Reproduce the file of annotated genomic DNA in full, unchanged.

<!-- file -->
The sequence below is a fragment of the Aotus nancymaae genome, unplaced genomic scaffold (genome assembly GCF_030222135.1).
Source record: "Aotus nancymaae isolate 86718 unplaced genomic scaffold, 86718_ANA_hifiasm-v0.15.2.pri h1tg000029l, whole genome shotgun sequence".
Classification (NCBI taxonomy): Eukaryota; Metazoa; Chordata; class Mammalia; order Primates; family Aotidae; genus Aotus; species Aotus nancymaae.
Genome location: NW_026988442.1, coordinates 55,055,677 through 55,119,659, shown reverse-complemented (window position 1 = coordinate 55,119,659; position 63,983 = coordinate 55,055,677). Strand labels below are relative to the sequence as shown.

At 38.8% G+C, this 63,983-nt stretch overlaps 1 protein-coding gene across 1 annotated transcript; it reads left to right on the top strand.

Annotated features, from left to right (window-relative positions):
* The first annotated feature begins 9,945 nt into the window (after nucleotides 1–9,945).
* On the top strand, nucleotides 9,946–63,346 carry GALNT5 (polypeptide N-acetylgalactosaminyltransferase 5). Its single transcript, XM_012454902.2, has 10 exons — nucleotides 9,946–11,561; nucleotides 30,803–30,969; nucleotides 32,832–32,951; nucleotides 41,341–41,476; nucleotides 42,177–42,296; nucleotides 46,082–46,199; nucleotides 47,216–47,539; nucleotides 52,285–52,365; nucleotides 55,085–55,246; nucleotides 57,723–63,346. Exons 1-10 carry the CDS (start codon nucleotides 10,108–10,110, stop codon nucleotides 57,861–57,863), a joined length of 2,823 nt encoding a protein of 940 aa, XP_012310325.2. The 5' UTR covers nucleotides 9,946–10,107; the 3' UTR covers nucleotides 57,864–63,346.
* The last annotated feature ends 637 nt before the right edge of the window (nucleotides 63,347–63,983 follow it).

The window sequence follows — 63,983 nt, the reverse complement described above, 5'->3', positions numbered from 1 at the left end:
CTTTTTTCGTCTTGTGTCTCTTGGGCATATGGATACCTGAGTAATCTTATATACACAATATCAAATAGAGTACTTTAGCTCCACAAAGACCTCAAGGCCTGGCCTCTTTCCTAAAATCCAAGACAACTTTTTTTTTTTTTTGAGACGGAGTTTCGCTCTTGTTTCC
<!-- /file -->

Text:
The sequence below is a fragment of the Aotus nancymaae genome, unplaced genomic scaffold (genome assembly GCF_030222135.1).
Source record: "Aotus nancymaae isolate 86718 unplaced genomic scaffold, 86718_ANA_hifiasm-v0.15.2.pri h1tg000029l, whole genome shotgun sequence".
Classification (NCBI taxonomy): Eukaryota; Metazoa; Chordata; class Mammalia; order Primates; family Aotidae; genus Aotus; species Aotus nancymaae.
Genome location: NW_026988442.1, coordinates 55,055,677 through 55,119,659, shown reverse-complemented (window position 1 = coordinate 55,119,659; position 63,983 = coordinate 55,055,677). Strand labels below are relative to the sequence as shown.

At 38.8% G+C, this 63,983-nt stretch overlaps 1 protein-coding gene across 1 annotated transcript; it reads left to right on the top strand.

Annotated features, from left to right (window-relative positions):
* The first annotated feature begins 9,945 nt into the window (after nucleotides 1–9,945).
* On the top strand, nucleotides 9,946–63,346 carry GALNT5 (polypeptide N-acetylgalactosaminyltransferase 5). Its single transcript, XM_012454902.2, has 10 exons — nucleotides 9,946–11,561; nucleotides 30,803–30,969; nucleotides 32,832–32,951; nucleotides 41,341–41,476; nucleotides 42,177–42,296; nucleotides 46,082–46,199; nucleotides 47,216–47,539; nucleotides 52,285–52,365; nucleotides 55,085–55,246; nucleotides 57,723–63,346. Exons 1-10 carry the CDS (start codon nucleotides 10,108–10,110, stop codon nucleotides 57,861–57,863), a joined length of 2,823 nt encoding a protein of 940 aa, XP_012310325.2. The 5' UTR covers nucleotides 9,946–10,107; the 3' UTR covers nucleotides 57,864–63,346.
* The last annotated feature ends 637 nt before the right edge of the window (nucleotides 63,347–63,983 follow it).

The window sequence follows — 63,983 nt, the reverse complement described above, 5'->3', positions numbered from 1 at the left end:
CTTTTTTCGTCTTGTGTCTCTTGGGCATATGGATACCTGAGTAATCTTATATACACAATATCAAATAGAGTACTTTAGCTCCACAAAGACCTCAAGGCCTGGCCTCTTTCCTAAAATCCAAGACAACTTTTTTTTTTTTTTGAGACGGAGTTTCGCTCTTGTTTCC